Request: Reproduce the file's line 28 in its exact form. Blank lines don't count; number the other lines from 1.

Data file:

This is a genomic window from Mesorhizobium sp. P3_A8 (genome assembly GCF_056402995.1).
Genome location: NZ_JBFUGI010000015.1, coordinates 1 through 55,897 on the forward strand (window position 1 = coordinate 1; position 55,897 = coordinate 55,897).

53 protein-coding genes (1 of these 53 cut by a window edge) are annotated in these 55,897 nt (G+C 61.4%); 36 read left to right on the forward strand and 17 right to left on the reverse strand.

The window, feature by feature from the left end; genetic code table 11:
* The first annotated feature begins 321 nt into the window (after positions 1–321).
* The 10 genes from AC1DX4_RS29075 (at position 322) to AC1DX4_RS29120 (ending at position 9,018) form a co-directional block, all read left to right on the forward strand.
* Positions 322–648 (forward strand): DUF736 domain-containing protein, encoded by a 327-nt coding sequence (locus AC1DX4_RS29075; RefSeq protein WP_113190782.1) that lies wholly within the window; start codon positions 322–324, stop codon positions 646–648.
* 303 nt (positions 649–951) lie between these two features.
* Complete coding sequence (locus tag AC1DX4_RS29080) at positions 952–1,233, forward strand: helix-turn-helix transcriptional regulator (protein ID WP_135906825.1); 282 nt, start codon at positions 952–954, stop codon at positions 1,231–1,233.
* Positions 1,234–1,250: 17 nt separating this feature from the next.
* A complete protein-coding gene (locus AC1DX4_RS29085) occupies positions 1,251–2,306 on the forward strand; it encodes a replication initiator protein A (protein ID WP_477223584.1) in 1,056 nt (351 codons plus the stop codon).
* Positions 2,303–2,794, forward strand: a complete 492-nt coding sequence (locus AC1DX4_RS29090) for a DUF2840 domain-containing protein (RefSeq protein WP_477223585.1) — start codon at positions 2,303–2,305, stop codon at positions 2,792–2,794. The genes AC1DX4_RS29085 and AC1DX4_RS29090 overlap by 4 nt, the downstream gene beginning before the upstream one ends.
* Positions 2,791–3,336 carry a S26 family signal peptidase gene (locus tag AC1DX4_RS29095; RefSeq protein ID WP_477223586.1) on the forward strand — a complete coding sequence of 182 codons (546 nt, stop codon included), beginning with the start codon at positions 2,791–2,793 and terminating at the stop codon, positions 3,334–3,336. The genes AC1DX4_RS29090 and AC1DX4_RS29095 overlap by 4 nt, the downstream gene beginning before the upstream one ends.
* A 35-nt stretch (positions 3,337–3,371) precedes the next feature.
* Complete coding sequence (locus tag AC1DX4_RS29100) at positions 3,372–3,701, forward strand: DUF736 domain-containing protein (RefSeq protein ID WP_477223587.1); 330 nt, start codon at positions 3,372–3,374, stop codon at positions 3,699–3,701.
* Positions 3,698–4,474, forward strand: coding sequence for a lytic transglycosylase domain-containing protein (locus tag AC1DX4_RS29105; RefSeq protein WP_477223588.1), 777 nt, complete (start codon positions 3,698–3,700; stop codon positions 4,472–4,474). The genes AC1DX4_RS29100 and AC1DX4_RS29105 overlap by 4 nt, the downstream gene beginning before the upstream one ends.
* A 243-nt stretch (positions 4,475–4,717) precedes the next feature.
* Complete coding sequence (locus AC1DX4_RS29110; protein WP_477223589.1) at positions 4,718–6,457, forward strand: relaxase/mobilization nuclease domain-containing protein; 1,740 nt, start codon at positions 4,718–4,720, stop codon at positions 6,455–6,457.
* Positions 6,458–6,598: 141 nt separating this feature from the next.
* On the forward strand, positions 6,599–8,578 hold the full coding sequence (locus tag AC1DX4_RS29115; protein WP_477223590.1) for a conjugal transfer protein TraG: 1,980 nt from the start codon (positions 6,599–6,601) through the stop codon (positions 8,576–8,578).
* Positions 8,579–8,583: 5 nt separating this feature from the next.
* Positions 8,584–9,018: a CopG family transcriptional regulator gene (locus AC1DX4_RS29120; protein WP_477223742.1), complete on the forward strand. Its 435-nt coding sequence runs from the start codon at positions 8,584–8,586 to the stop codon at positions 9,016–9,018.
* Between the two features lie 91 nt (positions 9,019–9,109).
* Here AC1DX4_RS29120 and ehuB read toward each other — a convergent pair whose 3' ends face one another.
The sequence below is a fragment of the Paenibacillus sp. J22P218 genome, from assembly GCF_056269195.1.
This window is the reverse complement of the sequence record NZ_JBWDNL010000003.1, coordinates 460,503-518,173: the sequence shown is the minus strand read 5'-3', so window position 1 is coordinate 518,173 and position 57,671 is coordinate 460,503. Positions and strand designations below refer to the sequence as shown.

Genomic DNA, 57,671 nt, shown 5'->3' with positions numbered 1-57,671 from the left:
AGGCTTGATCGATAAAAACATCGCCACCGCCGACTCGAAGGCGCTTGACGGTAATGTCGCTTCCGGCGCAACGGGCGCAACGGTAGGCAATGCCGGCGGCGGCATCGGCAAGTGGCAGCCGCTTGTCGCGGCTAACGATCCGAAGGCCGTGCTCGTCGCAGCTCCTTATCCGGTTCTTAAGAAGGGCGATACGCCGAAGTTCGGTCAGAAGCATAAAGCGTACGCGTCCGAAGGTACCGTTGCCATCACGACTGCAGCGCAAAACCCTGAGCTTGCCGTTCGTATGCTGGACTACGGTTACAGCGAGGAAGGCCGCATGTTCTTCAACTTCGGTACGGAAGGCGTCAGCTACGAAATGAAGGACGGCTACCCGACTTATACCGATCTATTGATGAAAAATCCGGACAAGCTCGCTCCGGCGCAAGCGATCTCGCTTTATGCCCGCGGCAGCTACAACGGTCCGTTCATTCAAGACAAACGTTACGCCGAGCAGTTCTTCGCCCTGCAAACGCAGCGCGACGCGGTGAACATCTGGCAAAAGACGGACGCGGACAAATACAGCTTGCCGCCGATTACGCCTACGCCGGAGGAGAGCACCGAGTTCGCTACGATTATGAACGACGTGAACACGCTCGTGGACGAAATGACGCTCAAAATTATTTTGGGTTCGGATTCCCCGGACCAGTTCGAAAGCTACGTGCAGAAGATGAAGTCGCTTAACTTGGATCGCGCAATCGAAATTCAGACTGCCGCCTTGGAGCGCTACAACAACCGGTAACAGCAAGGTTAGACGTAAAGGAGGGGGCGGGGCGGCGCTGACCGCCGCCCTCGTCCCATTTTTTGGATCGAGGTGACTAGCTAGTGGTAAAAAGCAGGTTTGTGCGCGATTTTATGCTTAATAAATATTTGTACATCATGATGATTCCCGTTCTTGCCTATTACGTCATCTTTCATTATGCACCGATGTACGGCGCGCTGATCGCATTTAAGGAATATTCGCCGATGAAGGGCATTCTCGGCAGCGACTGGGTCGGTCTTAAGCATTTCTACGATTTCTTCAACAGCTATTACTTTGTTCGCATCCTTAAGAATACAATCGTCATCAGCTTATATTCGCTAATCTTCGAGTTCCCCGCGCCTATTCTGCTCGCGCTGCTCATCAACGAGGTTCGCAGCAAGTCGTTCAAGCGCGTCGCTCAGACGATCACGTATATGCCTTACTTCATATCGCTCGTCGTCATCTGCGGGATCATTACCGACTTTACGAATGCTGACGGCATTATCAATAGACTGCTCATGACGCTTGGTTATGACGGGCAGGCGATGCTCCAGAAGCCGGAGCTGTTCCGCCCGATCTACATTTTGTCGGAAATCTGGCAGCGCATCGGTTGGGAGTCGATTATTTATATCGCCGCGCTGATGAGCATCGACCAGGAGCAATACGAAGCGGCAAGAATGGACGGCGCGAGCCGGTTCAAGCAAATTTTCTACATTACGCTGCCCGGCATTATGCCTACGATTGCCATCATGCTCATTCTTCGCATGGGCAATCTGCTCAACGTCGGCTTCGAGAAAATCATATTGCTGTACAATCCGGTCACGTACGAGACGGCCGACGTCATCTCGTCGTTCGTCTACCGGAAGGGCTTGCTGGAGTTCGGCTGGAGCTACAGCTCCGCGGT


AGGCTTGATCGATAAAAACATCGCCACCGCCGACTCGAAGGCGCTTGACGGTAATGTCGCTTCCGGCGCAACGGGCGCAACGGTAGGCAATGCCGGCGGCGGCATCGGCAAGTGGCAGCCGCTTGTCGCGGCTAACGATCCGAAGGCCGTGCTCGTCGCAGCTCCTTATCCGGTTCTTAAGAAGGGCGATACGCCGAAGTTCGGTCAGAAGCATAAAGCGTACGCGTCCGAAGGTACCGTTGCCATCACGACTGCAGCGCAAAACCCTGAGCTTGCCGTTCGTATGCTGGACTACGGTTACAGCGAGGAAGGCCGCATGTTCTTCAACTTCGGTACGGAAGGCGTCAGCTACGAAATGAAGGACGGCTACCCGACTTATACCGATCTATTGATGAAAAATCCGGACAAGCTCGCTCCGGCGCAAGCGATCTCGCTTTATGCCCGCGGCAGCTACAACGGTCCGTTCATTCAAGACAAACGTTACGCCGAGCAGTTCTTCGCCCTGCAAACGCAGCGCGACGCGGTGAACATCTGGCAAAAGACGGACGCGGACAAATACAGCTTGCCGCCGATTACGCCTACGCCGGAGGAGAGCACCGAGTTCGCTACGATTATGAACGACGTGAACACGCTCGTGGACGAAATGACGCTCAAAATTATTTTGGGTTCGGATTCCCCGGACCAGTTCGAAAGCTACGTGCAGAAGATGAAGTCGCTTAACTTGGATCGCGCAATCGAAATTCAGACTGCCGCCTTGGAGCGCTACAACAACCGGTAACAGCAAGGTTAGACGTAAAGGAGGGGGCGGGGCGGCGCTGACCGCCGCCCTCGTCCCATTTTTTGGATCGAGGTGACTAGCTAGTGGTAAAAAGCAGGTTTGTGCGCGATTTTATGCTTAATAAATATTTGTACATCATGATGATTCCCGTTCTTGCCTATTACGTCATCTTTCATTATGCACCGATGTACGGCGCGCTGATCGCATTTAAGGAATATTCGCCGATGAAGGGCATTCTCGGCAGCGACTGGGTCGGTCTTAAGCATTTCTACGATTTCTTCAACAGCTATTACTTTGTTCGCATCCTTAAGAATACAATCGTCATCAGCTTATATTCGCTAATCTTCGAGTTCCCCGCGCCTATTCTGCTCGCGCTGCTCATCAACGAGGTTCGCAGCAAGTCGTTCAAGCGCGTCGCTCAGACGATCACGTATATGCCTTACTTCATATCGCTCGTCGTCATCTGCGGGATCATTACCGACTTTACGAATGCTGACGGCATTATCAATAGACTGCTCATGACGCTTGGTTATGACGGGCAGGCGATGCTCCAGAAGCCGGAGCTGTTCCGCCCGATCTACATTTTGTCGGAAATCTGGCAGCGCATCGGTTGGGAGTCGATTATTTATATCGCCGCGCTGATGAGCATCGACCAGGAGCAATACGAAGCGGCAAGAATGGACGGCGCGAGCCGGTTCAAGCAAATTTTCTACATTACGCTGCCCGGCATTATGCCTACGATTGCCATCATGCTCATTCTTCGCATGGGCAATCTGCTCAACGTCGGCTTCGAGAAAATCATATTGCTGTACAATCCGGTCACGTACGAGACGGCCGACGTCATCTCGTCGTTCGTCTACCGGAAGGGCTTGCTGGAGTTCGGCTGGAGCTACAGCTCCGCGGT